Ruby-throated Hummingbirds


Happy July4th everybody!!!

On July 1st I posted photos of the Black-chinned Hummingbirds.  Today I will show you some of my images of the Ruby-throated Hummingbird (Archilochus colubris).

After publishing that post, Cindy Kilpatrick commented about the sharpness of my photos at such high ISOs.  I use a noise-reduction software called DeNoise, made by Topaz Labs.  It reduces noise without any loss of detail.  It sells for 79.95 and it is some of best money I ever spent.  I also use, in conjunction with that, another software called Focus Magic.  Between the two, I get these great results.

Click on any image to see a beautiful enlargement.  Enjoy.

Ruby-throated Hummingbird
  • Canon EOS 40D
  • Canon 500mm lens with 1.4 teleconverter – tripod mounted
  • 1/500 sec. @ f7.1
  • ISO 800
  • Lens focal distance 700mm
  • Metering – center weighted average
  • Aperture priority
Ruby -throated Hummingbird
  • Canon EOS 20D
  • Canon 100-400mm zoom lens – hand-held
  • 1/60 sec. @ f5.6
  • ISO 400
  • Lens focal distance 400mm
  • Aperture priority
  • Metering – not recorded

    Ruby-throated Hummingbird at feeder

  • Canon EOS 40D
  • Canon 500mm lens with 1.4 tele-converter – tripod mounted
  • 1/200 sec. @ f5.6
  • ISO 800
  • Lens focal distance 700mm
  • Metering – Center weighted average
  • Aperture priority

Ruby-throated Hummingbird

  • Canon EOS 40D
  • Canon 500mm lens with 1.4 tele-conerter – tripod mounted
  • 1/250 @f5.6
  • ISO 800
  • Lens focal distance 700mm
  • Metering – Center weighted average
  • Aperture priority

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12 thoughts on “Ruby-throated Hummingbirds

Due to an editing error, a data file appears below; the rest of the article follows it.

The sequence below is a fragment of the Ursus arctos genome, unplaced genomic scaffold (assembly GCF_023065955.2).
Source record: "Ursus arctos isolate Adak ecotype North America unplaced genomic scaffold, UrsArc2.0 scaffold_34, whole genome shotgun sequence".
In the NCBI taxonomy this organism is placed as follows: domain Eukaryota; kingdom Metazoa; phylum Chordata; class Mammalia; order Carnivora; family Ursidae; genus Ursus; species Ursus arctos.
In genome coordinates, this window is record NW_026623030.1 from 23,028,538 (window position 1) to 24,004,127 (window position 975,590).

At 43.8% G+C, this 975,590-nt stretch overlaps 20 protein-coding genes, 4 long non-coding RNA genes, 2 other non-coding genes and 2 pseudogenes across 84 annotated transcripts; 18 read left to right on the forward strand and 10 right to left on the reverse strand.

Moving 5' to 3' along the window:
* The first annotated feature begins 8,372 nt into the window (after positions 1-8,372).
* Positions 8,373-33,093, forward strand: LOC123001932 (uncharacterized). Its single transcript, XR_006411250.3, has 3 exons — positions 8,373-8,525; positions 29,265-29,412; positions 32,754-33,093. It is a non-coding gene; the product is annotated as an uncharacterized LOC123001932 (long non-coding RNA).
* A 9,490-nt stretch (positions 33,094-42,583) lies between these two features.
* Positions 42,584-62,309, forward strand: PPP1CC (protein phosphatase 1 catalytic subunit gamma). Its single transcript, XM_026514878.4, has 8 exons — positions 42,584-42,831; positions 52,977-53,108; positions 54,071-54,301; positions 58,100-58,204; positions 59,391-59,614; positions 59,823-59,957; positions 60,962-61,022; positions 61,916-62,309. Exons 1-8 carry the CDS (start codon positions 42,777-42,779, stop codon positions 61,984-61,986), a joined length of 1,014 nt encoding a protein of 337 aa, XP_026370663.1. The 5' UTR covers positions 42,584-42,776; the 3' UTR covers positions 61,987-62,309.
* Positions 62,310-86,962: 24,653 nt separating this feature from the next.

1. I’m very late in, but so glad I didn’t miss this. The pictures, as always, are gorgeous and I appreciate your sharing your processing secrets. Eighty bucks, eh? Hmmmm. 🙂

    • Thanks so much, Cindy. Eighty bucks for the DeNoise software. I forget what Focus Magic cost. Probably not much more. When I use both of them in concert, I really get great results.

  2. I’ve never seen a hummingbird actually land – only hover at the feeder! So far this season, I’ve only seen one (and I’ve forgotten how small they actually are). Stunning images (as always)! 🙂

  3. Bob, these are beautiful. You have so much patience to wait for them to land and sit still. They hardly ever do. The detail of the feathers came out very well, and the color in the third photo up is very rich.

    If you ever get a chance you should consider going to Monte Verde Costa Rica to visit the Humming Bird Garden there. Hummers from bumble bee size up to seven inches long from beak tip to tail’s end! Toucans, Quetzels, Bell birds… I think you would enjoy it.

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